There's more to the Bahamas than just the beach.
And there's more to the beaches than just a boat ride over to Exuma, and swimming with the famous pigs.
"The Bahamas is reporting strong demand; stopover arrivals from Canada to the Bahamas were up a very respectable 14.4 per cent in 2018, and we see that trend continuing into 2019," said Dionisio d'Aguilar, Bahamas Tourism and Aviation minister. "The Bahamas is not one single destination, there are 16 islands, each with a unique history, culture, and feel, and if you've come to the Bahamas and only visited Nassau or Exuma, you've only seen a piece of the Bahamas."
A brand new Bahamas
Recognizing the astounding increase in Canadian arrivals into the Bahamas, the Bahamas Tourism Board has just launched a new brand campaign, in partnership with musician Lenny Kravitz, who has ties to the islands.
Called Fly Away, the new campaign is a tribute to Kravitz's hit song by the same name, which was written on the island, and released in 1998.
"In the past when we thought about the Bahamas, in many people's minds, they thought of a concrete building, or hotels and resorts," Joy Jibrilu, director general, Bahamas Ministry of Tourism, told PAX in an interview. "When we were thinking of a new brand campaign, our first in six years, we asked our own people what they think of when they think of the Bahamas, and without exception, they said 'our turquoise waters, and our people.' We need to let our people tell their own stories."
Every summer from the age of three, Kravitz, whose mother was Bahamian, would visit the Bahamas. He's had a home in the Bahamas for more than 30 years, and frequently returns to the islands to unwind and relax.
Kravitz's hit song, Fly Away, was written on the island.
"It just seemed natural for him to help us tell our story," Jibrilu said.
The real story of the Bahamas
Canadians looking for something beyond the resort will find it in the Bahamas.
According to Jibrilu, there's a certain sense of authenticity amongst the islands, whether that's through the people, the food, or the surroundings, that will immediately make travellers feel at home.
Last night, the Bahamas Tourism Board showed several videos with Bahamians sharing their stories of everyday life, including the story of Lady Di, a neighbour of Lenny Kravitz, who has been farming pineapples for more than 40 years.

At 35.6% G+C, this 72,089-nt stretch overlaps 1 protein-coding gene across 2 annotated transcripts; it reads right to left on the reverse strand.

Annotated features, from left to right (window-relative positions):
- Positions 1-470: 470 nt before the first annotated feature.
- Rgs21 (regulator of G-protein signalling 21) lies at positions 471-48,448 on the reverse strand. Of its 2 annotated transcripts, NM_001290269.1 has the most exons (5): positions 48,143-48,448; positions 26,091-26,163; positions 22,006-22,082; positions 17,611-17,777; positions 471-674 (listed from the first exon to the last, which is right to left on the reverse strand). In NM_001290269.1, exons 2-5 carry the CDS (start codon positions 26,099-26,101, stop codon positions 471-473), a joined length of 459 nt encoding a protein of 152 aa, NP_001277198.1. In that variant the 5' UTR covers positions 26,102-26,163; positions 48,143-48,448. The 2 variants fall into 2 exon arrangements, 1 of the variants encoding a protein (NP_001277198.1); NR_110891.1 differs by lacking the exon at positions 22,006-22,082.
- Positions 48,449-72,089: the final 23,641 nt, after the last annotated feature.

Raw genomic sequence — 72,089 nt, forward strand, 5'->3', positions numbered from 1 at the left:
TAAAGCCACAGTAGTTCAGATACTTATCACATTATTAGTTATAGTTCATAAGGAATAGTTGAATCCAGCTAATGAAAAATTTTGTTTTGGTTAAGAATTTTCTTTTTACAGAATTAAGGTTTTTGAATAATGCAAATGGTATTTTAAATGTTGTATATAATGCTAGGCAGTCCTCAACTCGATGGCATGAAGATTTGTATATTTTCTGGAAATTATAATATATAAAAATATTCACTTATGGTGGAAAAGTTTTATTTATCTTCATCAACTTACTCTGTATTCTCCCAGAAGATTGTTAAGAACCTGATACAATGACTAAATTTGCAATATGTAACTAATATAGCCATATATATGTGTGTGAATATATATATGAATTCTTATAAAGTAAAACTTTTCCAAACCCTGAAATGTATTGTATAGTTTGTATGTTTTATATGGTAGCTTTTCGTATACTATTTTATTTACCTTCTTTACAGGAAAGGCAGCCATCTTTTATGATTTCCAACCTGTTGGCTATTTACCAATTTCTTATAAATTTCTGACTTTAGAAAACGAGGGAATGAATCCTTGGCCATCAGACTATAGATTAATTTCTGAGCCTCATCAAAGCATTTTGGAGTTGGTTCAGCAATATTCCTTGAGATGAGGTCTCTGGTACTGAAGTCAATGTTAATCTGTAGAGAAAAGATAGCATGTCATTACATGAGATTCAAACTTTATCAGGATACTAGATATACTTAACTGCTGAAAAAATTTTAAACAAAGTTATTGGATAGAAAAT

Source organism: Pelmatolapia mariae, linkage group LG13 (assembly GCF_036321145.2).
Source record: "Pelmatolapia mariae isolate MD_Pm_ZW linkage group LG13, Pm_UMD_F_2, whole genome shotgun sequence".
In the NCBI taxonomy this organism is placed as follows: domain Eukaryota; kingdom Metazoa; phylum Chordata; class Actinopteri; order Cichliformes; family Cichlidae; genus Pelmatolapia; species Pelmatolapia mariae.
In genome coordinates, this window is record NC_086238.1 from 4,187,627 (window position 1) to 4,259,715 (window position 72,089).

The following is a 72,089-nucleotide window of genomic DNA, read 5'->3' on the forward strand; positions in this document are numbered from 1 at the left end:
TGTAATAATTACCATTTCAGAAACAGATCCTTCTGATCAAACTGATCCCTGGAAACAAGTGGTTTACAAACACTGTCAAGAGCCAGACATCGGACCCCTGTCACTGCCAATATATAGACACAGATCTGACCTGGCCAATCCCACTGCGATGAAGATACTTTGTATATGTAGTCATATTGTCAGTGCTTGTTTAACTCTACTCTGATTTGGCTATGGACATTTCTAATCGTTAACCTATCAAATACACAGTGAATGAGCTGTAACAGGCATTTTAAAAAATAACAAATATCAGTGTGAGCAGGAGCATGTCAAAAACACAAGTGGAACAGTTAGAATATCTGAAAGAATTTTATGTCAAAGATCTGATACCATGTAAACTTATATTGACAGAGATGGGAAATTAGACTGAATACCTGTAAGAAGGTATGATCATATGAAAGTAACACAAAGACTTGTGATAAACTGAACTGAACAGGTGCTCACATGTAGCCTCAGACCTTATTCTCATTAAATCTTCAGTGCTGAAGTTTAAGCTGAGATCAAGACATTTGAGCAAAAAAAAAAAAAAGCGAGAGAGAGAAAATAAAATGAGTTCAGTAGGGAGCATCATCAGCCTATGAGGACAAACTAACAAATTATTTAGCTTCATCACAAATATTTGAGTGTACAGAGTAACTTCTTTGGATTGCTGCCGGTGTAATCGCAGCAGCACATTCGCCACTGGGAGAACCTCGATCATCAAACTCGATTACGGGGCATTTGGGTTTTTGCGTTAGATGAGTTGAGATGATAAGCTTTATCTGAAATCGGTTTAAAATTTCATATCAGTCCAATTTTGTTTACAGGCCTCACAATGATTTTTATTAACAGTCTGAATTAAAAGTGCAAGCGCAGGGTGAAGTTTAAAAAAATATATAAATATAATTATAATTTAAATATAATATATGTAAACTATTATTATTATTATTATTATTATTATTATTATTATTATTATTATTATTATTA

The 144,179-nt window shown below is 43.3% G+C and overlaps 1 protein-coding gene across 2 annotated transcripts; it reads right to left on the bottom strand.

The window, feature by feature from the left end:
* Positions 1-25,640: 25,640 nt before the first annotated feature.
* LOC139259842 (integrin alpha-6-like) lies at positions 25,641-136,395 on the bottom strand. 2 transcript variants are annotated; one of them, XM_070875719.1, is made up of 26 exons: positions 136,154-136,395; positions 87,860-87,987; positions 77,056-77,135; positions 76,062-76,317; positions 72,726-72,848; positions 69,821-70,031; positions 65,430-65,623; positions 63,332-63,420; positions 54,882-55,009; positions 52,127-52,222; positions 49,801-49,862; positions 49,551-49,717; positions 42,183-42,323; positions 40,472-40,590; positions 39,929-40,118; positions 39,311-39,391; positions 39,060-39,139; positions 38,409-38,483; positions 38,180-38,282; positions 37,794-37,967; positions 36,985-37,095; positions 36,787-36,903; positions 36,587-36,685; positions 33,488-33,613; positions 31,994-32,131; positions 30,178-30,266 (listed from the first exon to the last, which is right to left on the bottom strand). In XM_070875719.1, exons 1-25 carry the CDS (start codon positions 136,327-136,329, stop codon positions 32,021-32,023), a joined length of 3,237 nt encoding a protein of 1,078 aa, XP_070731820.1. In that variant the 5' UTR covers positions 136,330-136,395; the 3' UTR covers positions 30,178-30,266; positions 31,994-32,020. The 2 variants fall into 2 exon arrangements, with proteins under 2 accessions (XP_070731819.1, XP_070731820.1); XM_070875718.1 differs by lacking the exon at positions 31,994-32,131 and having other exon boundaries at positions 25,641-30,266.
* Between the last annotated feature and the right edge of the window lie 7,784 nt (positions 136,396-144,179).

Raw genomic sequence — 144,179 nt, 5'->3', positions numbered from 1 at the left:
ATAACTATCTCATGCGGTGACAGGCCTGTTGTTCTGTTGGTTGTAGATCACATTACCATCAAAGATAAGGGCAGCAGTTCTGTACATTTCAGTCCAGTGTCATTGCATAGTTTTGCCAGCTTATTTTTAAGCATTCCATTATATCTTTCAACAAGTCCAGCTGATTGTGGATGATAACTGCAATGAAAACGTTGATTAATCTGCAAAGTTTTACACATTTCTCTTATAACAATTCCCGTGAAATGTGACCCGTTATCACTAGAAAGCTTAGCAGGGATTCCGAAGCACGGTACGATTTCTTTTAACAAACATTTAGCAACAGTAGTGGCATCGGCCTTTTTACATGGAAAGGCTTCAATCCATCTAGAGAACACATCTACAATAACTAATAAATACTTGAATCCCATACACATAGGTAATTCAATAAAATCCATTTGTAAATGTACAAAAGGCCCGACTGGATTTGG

The video has been watched more than one million times, proving that today's travellers are indeed in search of those meaningful human connections when they visit a new destination, and not just the commercial aspects and amenities of a fancy hotel.
"People are always writing us, saying 'we want to see her [Lady Di]; we want to see how she lives,'" Jibrilu explained. "That's what people want, they want to get away from the commercial and get right back to nature."
The new campaign will allow The Bahamas Ministry of Tourism & Aviation to raise awareness of the destination’s many islands, which include Freeport, The Abacos, The Exumas, Andros, Bimini, The Berry Islands, Cat Island, Harbour Island and Eleuthera, Long Island, San Salvador, Rum Cay, Mayaguana, Inagua, Acklins, Nassau-Paradise Island and Crooked Island.
The power of people
The Bahamas has introduced a new program, called People to People, that connects locals with visitors who share similar interests, so that visitors get a deeper understanding and experience local Bahamian culture in its truest form.
"The experiences that come out of the program have been so incredible; people form lifelong friendships, and it's becoming very popular with multigenerational travellers as well as millennial travellers who are always looking for something more genuine and authentic, as opposed to a contrived, made-up place," Jibrilu enthused.
Despite being the second largest source market for the Bahamas after the U.S., according to Jibrilu, when Canadians come down to the islands, they know how to have a good time, and not only spend more than their U.S. counterparts, but they do more, too.
"The average American stay is about four nights, but Canadians come and they stay for eight to 10 nights," Jibrilu explained. "They move away from Nassau, and they go to our outer islands. The impact on those communities is so substantial that they become a part of that community. We cannot understate how impactful and important the Canadian market is to the Bahamas."
To learn more about the Bahamas new Fly Away campaign, click here!
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